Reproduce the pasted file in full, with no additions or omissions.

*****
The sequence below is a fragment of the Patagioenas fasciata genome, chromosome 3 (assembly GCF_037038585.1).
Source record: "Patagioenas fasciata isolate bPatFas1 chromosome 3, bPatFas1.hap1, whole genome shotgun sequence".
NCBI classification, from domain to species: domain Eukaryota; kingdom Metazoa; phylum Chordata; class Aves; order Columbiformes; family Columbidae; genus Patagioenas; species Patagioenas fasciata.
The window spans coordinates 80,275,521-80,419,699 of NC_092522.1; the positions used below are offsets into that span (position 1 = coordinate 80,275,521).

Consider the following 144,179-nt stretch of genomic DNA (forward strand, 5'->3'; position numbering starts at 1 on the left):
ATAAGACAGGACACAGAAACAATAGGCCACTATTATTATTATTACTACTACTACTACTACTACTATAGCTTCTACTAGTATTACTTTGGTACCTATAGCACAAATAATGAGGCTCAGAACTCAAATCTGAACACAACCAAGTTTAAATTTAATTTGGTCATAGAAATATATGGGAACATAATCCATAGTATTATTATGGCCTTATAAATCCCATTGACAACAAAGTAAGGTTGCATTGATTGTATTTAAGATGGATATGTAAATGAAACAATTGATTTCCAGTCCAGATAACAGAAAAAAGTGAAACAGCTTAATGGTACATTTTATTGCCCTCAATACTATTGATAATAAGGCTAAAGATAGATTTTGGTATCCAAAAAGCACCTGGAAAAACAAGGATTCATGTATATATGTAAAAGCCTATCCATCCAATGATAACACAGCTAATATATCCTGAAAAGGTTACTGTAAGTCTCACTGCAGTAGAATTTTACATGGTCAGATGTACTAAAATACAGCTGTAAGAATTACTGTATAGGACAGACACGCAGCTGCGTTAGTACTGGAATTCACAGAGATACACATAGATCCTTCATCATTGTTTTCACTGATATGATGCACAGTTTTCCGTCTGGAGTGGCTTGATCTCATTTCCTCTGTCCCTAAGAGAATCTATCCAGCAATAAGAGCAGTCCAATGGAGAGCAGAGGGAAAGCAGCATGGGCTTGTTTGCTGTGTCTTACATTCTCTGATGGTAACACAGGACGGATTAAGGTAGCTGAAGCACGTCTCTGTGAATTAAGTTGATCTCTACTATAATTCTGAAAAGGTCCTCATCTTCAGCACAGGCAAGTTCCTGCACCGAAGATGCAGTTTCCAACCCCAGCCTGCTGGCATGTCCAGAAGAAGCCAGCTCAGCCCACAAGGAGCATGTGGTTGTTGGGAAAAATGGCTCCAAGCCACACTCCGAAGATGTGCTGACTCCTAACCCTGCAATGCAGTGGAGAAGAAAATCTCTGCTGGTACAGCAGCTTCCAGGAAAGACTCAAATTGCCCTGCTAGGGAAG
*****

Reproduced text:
The sequence below is a fragment of the Patagioenas fasciata genome, chromosome 3 (assembly GCF_037038585.1).
Source record: "Patagioenas fasciata isolate bPatFas1 chromosome 3, bPatFas1.hap1, whole genome shotgun sequence".
NCBI classification, from domain to species: domain Eukaryota; kingdom Metazoa; phylum Chordata; class Aves; order Columbiformes; family Columbidae; genus Patagioenas; species Patagioenas fasciata.
The window spans coordinates 80,275,521-80,419,699 of NC_092522.1; the positions used below are offsets into that span (position 1 = coordinate 80,275,521).

Consider the following 144,179-nt stretch of genomic DNA (forward strand, 5'->3'; position numbering starts at 1 on the left):
ATAAGACAGGACACAGAAACAATAGGCCACTATTATTATTATTACTACTACTACTACTACTACTATAGCTTCTACTAGTATTACTTTGGTACCTATAGCACAAATAATGAGGCTCAGAACTCAAATCTGAACACAACCAAGTTTAAATTTAATTTGGTCATAGAAATATATGGGAACATAATCCATAGTATTATTATGGCCTTATAAATCCCATTGACAACAAAGTAAGGTTGCATTGATTGTATTTAAGATGGATATGTAAATGAAACAATTGATTTCCAGTCCAGATAACAGAAAAAAGTGAAACAGCTTAATGGTACATTTTATTGCCCTCAATACTATTGATAATAAGGCTAAAGATAGATTTTGGTATCCAAAAAGCACCTGGAAAAACAAGGATTCATGTATATATGTAAAAGCCTATCCATCCAATGATAACACAGCTAATATATCCTGAAAAGGTTACTGTAAGTCTCACTGCAGTAGAATTTTACATGGTCAGATGTACTAAAATACAGCTGTAAGAATTACTGTATAGGACAGACACGCAGCTGCGTTAGTACTGGAATTCACAGAGATACACATAGATCCTTCATCATTGTTTTCACTGATATGATGCACAGTTTTCCGTCTGGAGTGGCTTGATCTCATTTCCTCTGTCCCTAAGAGAATCTATCCAGCAATAAGAGCAGTCCAATGGAGAGCAGAGGGAAAGCAGCATGGGCTTGTTTGCTGTGTCTTACATTCTCTGATGGTAACACAGGACGGATTAAGGTAGCTGAAGCACGTCTCTGTGAATTAAGTTGATCTCTACTATAATTCTGAAAAGGTCCTCATCTTCAGCACAGGCAAGTTCCTGCACCGAAGATGCAGTTTCCAACCCCAGCCTGCTGGCATGTCCAGAAGAAGCCAGCTCAGCCCACAAGGAGCATGTGGTTGTTGGGAAAAATGGCTCCAAGCCACACTCCGAAGATGTGCTGACTCCTAACCCTGCAATGCAGTGGAGAAGAAAATCTCTGCTGGTACAGCAGCTTCCAGGAAAGACTCAAATTGCCCTGCTAGGGAAG